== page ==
Gasoline prices across the U.S. are on the rise this month.
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The national average touched $2.36 a gallon on Friday morning, up nearly two pennies compared to a week ago, based on GasBuddy data. Prices have jumped about 10 cents over the past month, reflecting increased demand as Americans hit the road for the last stretch of summer.
Motorists were paying less at the pump to start the summer, a rare reprieve from the traditional spike in prices. A persistent supply glut helped keep a lid on oil prices, and strong refinery output maintained ample supplies of gasoline and diesel. But in recent weeks, oil prices climbed to the $50-per-barrel mark after OPEC extended its production cuts. U.S. oil futures were trading near $49.40 a barrel on Friday.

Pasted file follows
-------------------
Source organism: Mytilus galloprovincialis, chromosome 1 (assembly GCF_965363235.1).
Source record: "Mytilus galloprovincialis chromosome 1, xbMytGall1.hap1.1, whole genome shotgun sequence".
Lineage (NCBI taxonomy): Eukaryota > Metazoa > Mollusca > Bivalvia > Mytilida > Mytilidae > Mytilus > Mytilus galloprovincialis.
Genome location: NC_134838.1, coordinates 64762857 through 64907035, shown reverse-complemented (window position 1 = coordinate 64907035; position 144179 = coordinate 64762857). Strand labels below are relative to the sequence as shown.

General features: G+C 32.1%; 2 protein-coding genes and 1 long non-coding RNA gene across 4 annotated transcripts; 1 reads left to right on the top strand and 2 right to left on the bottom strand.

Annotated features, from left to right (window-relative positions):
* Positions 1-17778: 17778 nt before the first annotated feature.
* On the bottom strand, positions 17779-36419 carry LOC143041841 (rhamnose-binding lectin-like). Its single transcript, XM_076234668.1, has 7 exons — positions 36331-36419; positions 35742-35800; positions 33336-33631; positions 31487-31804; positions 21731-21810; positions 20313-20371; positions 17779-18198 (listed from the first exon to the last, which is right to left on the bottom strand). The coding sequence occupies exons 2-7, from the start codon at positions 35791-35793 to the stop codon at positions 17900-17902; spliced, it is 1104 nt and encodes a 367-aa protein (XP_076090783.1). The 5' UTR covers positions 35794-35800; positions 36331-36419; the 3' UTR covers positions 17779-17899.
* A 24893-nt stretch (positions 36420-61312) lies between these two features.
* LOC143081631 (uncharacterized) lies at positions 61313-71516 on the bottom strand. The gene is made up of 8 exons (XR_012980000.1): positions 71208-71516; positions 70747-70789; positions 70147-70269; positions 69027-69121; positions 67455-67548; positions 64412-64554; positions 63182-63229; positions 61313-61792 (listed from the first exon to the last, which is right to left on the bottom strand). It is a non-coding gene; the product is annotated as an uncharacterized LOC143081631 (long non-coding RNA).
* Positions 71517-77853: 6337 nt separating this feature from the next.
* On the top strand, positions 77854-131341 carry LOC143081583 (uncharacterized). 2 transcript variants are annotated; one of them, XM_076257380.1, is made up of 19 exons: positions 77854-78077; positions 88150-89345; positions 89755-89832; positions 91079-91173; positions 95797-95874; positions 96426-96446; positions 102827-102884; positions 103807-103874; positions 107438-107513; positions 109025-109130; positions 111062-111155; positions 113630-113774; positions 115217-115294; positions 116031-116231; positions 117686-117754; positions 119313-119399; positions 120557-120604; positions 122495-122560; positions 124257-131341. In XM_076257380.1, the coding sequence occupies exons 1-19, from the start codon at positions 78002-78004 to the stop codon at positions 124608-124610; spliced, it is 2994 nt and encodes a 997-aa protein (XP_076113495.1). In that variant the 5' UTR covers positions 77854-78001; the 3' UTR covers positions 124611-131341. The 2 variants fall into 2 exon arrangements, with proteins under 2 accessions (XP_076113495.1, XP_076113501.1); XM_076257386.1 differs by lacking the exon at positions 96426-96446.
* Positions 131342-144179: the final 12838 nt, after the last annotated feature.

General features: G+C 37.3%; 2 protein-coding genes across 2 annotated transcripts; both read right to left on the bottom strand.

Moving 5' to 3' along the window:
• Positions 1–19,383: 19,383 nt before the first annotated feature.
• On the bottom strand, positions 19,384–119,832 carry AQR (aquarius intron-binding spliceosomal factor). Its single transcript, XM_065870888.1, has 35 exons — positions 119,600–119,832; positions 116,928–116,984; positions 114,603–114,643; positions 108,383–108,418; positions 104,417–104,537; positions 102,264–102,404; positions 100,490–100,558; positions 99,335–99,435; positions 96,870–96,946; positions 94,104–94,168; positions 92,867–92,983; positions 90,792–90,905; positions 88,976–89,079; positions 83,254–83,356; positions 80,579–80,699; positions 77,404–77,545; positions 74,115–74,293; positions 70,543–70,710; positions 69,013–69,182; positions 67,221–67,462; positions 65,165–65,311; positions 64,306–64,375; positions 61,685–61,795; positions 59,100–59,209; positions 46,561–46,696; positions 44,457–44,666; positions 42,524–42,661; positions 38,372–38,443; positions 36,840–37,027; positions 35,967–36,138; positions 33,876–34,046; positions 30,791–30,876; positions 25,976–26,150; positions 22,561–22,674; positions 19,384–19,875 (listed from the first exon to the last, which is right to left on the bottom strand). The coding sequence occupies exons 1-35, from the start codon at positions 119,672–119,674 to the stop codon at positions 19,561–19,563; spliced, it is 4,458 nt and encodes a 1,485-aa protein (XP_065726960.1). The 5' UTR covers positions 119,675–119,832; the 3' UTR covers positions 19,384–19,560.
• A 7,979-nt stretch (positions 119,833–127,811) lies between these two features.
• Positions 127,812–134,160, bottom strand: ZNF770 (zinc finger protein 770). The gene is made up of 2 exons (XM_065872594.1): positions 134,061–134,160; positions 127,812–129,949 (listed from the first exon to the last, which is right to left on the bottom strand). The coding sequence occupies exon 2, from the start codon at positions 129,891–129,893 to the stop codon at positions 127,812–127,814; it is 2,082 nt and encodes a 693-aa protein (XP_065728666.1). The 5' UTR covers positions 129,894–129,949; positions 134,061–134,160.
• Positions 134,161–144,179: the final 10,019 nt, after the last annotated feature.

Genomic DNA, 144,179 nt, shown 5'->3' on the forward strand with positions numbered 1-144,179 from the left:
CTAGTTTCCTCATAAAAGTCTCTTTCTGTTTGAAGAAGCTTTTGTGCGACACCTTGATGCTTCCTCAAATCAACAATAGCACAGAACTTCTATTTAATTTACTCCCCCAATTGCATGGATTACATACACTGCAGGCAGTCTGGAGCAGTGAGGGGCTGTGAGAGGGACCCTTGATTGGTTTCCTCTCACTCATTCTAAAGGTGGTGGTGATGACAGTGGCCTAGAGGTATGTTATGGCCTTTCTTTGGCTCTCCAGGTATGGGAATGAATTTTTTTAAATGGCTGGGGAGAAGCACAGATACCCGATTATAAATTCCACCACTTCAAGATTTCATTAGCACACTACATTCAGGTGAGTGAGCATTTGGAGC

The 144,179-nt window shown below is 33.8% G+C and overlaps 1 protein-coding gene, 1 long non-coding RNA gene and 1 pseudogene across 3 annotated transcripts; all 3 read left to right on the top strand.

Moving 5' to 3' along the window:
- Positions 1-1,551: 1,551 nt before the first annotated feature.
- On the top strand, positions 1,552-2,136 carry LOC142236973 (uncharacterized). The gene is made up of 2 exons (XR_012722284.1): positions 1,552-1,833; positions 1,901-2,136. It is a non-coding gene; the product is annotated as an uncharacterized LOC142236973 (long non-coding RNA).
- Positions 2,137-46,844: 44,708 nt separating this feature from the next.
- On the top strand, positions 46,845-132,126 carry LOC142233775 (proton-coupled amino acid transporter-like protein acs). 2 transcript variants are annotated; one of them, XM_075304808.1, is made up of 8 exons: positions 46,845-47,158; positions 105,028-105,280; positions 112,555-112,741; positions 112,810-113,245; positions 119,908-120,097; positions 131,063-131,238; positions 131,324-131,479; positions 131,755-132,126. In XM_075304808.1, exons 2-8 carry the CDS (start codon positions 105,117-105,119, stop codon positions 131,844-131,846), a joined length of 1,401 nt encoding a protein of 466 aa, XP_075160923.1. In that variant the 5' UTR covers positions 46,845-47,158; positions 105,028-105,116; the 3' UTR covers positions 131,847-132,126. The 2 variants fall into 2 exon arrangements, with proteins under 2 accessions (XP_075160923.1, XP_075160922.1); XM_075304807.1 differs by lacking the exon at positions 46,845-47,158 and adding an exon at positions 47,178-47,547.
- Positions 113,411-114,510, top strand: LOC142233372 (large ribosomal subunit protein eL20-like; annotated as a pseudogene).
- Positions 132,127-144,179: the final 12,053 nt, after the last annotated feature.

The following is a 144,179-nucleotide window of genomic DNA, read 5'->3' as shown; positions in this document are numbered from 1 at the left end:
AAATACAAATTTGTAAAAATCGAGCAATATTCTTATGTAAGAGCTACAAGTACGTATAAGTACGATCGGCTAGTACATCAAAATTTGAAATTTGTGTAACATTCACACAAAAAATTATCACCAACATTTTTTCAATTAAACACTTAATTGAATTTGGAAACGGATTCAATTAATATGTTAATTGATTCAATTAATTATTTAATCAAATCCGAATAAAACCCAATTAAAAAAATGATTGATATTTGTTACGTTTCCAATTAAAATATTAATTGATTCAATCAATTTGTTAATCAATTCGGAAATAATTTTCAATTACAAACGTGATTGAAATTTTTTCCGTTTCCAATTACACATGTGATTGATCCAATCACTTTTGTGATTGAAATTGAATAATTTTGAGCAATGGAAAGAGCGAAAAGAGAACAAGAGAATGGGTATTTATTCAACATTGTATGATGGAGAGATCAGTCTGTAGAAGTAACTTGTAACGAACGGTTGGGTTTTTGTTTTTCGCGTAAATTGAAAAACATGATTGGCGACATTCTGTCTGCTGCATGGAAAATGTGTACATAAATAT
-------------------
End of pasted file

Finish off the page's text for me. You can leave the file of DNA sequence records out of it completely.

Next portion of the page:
Hawaii ($3.38), California ($3.00) and Alaska ($2.87) began the day as the states with the most expensive regular gasoline.
The cheapest state is South Carolina ($2.08), followed by Alabama ($2.09) and Mississippi ($2.10).
Hurricane season threatens to push gas prices higher over the next few months. GasBuddy noted that the National Hurricane Center expects 19 storms through November, adding two storms to its previous forecast issued in June. Storms in the Gulf Coast can disrupt refinery operations and oil production, as well as pipelines that transport fuel to other markets in the U.S.